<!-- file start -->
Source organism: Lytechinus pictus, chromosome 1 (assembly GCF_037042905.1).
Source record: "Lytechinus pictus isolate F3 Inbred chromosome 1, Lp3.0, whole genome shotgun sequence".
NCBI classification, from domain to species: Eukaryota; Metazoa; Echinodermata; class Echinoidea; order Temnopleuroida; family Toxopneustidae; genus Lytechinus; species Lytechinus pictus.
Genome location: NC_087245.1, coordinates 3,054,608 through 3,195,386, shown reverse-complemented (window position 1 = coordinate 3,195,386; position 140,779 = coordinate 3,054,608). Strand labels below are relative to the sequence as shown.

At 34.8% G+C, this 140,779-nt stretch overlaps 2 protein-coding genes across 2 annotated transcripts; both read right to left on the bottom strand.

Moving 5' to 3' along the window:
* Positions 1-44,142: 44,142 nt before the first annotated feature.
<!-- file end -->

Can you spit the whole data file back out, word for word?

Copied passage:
Source organism: Lytechinus pictus, chromosome 1 (assembly GCF_037042905.1).
Source record: "Lytechinus pictus isolate F3 Inbred chromosome 1, Lp3.0, whole genome shotgun sequence".
NCBI classification, from domain to species: Eukaryota; Metazoa; Echinodermata; class Echinoidea; order Temnopleuroida; family Toxopneustidae; genus Lytechinus; species Lytechinus pictus.
Genome location: NC_087245.1, coordinates 3,054,608 through 3,195,386, shown reverse-complemented (window position 1 = coordinate 3,195,386; position 140,779 = coordinate 3,054,608). Strand labels below are relative to the sequence as shown.

At 34.8% G+C, this 140,779-nt stretch overlaps 2 protein-coding genes across 2 annotated transcripts; both read right to left on the bottom strand.

Moving 5' to 3' along the window:
* Positions 1-44,142: 44,142 nt before the first annotated feature.